Entrepreneurship: A Tool For Social Change

By Davis Smith, Wharton MBA’11, Arts & Sciences MA’11, serial entrepreneur, founder of Cotopaxi

When I was in undergrad, I read an article in the student newspaper that changed the trajectory of my life. The story told of a successful entrepreneur who sold his business and moved with his wife to the Philippines. They bought a large colonial mansion, but not for themselves. They ended up living in a small and simple apartment for the next three years and used the large home to give room and board to poor Filipinos to teach them how to start businesses. Every two months, they’d graduate a class and admit another 25 individuals. They were changing lives.

Edgar, on my last day in Cusco
Edgar, on my last day in Cusco

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Take Some Risks To Change The World

By Davis Smith, Wharton MBA’11, Arts & Sciences MA’11, co-founder of Baby.com.br and Dinda.com.br

In June 2013, I met with a group of Lauder students on a rooftop in Rio de Janeiro with a stunning view of Botafogo Bay and Sugar Loaf Mountain. After encouraging the students to look beyond traditional job opportunities and take risks that would allow them to “change the world,” one of the students asked me if I felt I had changed the world with my businesses that sold pool tables and baby products. The question was sincere, but it stung. Unbeknownst to him, I had been asking myself the same question in the previous months and had already decided I was going to make a change, but this student’s question increased my sense of urgency to take my own advice.

While I was at business school at Wharton, my cousin and I closed a $4.3 million round with a PowerPoint and a killer domain, nothing more. Brazil was hot, and we knew it. It wasn’t by coincidence that we chose Brazil or the baby market. We spent our first year in school coming up with 60 business ideas, which was facilitated by my involvement in the Venture Initiation Program. During the summer, I was fortunate enough to receive a Wharton Venture Award, which allowed us to rigorously research, vet and test our plans. By the end of the summer, we had narrowed the 60 to 1 and knew that we had a game-changing idea.

Just two years earlier, my friends, family and neighbors thought I was crazy. My cousin and I had started PoolTables.com out of undergrad, and had grown it into the largest retailer of pool tables in the US. When we told people we were going back to school, nobody understood. Life was good, but we believed MBAs would give us the knowledge and networks needed to build something truly meaningful. We sold our business, essentially burning the ships. It had seemed reckless, but now appeared brilliant.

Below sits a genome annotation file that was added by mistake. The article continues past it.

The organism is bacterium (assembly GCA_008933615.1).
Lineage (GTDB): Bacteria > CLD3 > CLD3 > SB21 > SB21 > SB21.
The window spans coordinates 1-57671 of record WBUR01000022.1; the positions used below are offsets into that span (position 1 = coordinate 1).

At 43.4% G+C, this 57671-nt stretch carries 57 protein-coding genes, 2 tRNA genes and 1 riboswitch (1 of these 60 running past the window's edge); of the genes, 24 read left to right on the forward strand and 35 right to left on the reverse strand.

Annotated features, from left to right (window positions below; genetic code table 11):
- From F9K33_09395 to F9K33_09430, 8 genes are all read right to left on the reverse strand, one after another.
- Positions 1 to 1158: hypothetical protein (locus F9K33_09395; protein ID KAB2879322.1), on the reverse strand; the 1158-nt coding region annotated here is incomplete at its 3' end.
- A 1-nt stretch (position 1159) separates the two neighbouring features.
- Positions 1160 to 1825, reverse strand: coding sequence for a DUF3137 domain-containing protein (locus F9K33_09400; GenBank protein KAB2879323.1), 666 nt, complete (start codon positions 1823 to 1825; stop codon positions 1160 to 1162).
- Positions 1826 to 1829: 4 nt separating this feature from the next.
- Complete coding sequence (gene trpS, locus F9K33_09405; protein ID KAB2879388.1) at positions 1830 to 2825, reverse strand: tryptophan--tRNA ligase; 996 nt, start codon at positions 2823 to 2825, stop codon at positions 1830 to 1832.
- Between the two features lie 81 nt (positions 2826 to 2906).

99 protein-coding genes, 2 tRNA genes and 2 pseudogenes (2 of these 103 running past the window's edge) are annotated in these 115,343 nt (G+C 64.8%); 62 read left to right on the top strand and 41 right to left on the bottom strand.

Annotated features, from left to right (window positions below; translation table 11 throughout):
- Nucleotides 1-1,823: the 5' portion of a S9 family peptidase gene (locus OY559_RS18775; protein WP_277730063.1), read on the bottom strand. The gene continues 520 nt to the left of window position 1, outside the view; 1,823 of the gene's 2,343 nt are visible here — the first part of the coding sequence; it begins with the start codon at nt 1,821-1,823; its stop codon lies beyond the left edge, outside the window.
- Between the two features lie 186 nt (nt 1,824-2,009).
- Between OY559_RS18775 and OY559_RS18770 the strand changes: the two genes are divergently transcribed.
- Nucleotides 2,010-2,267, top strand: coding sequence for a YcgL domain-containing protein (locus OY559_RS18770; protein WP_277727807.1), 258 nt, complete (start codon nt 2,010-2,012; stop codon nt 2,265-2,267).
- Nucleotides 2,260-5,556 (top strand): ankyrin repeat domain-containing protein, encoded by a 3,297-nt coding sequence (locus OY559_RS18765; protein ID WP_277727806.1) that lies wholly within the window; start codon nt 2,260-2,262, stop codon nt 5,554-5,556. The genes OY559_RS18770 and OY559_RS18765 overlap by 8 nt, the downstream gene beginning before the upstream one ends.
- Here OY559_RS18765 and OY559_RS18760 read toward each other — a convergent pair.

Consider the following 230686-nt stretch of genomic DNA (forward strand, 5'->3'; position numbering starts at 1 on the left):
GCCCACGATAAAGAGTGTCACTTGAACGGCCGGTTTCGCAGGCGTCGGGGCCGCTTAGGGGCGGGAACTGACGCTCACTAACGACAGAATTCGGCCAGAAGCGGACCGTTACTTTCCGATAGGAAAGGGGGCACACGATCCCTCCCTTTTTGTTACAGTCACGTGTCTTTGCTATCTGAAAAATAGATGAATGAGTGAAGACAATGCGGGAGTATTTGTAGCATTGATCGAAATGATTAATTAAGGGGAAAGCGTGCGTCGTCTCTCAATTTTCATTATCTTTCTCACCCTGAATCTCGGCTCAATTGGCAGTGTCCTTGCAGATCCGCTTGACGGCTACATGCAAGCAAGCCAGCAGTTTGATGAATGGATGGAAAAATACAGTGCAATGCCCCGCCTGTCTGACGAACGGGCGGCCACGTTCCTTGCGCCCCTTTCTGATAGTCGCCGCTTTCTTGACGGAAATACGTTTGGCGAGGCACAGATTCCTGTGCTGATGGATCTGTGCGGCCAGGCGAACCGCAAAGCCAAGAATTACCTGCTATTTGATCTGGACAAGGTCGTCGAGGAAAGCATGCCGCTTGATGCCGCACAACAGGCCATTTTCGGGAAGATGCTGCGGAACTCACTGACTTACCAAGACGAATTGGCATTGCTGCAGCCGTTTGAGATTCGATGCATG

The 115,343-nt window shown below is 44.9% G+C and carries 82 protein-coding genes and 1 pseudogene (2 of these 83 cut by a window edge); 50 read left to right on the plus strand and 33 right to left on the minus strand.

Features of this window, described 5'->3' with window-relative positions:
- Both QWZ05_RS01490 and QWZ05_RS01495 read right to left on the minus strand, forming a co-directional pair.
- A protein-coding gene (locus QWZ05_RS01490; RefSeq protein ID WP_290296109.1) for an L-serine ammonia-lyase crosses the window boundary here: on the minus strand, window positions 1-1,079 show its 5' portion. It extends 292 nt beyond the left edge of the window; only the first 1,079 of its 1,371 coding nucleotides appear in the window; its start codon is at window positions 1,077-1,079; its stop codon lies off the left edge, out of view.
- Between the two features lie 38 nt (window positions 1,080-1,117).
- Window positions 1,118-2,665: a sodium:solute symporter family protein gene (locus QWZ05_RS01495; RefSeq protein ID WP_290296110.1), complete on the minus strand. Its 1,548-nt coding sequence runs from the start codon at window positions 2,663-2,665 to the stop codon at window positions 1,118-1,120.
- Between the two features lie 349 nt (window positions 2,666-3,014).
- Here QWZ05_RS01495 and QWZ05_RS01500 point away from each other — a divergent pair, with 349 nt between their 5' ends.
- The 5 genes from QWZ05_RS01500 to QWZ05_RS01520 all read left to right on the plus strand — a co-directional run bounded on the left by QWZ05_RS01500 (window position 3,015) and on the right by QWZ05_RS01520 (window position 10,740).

Within eighteen months of the Baby.com.br launch, we had raised $40 million and built a business that had become a household name in Brazil, especially among young families. Our team consisted of one of Brazil’s biggest celebrities and many of the most seasoned e-commerce professionals in the country.

For all the company’s successes, it wasn’t always smooth sailing. We were battling fierce competitors, Brazil was incredibly difficult to navigate, margins were slim and our business was extremely capital intensive. Despite these challenges, we found ways to push the business forward. We launched Dinda.com.br and continued to see our businesses grow beyond what we’d ever hoped. It was every entrepreneur’s dream-come-true. However, after three years of working on the business, I unexpectedly began feeling it might be time for a change.

Once again, the comments of old began: You’re crazy to leave your company now! Just as before, people didn’t (don’t) understand the timing. I admit that stepping away was probably the hardest decision I’ve ever made. My decision to leave was based on two major factors that I couldn’t work around:

First, I was unhappy with our founding dynamics. My cousin and I had worked together for years, building some amazing businesses. There are partnerships that work well; in fact, ours had worked for a decade, but running a business as Co-CEOs was taxing. Ultimately, as many founding relationships do, our friendship began to sour. Trying to salvage our relationship became more important to me than power, control or money. I felt strongly that it was time for us to part ways as business partners.

Second, I wanted to make a bigger difference with my work. My reason for becoming an entrepreneur in the first place was to have a positive impact on the less fortunate. My co-founder, family and friends knew this. It has always been my life’s passion, largely driven by the fifteen years I’ve lived in the developing world (nearly half my life). Around this time, that desire to do good began to burn deeper than ever before.

Just four months after meeting with those Wharton students in Rio de Janeiro, I left my day-to-day role at Baby.com.br/Dinda.com.br and moved back to the US to begin my next adventure. Cotopaxi will be launching in Spring 2014.

1. Davis headshot - smilingBio: Davis Smith is a serial entrepreneur, a graduate of the Wharton School and Lauder Institute’s Class of 2011. He is the founder and CEO of Cotopaxi.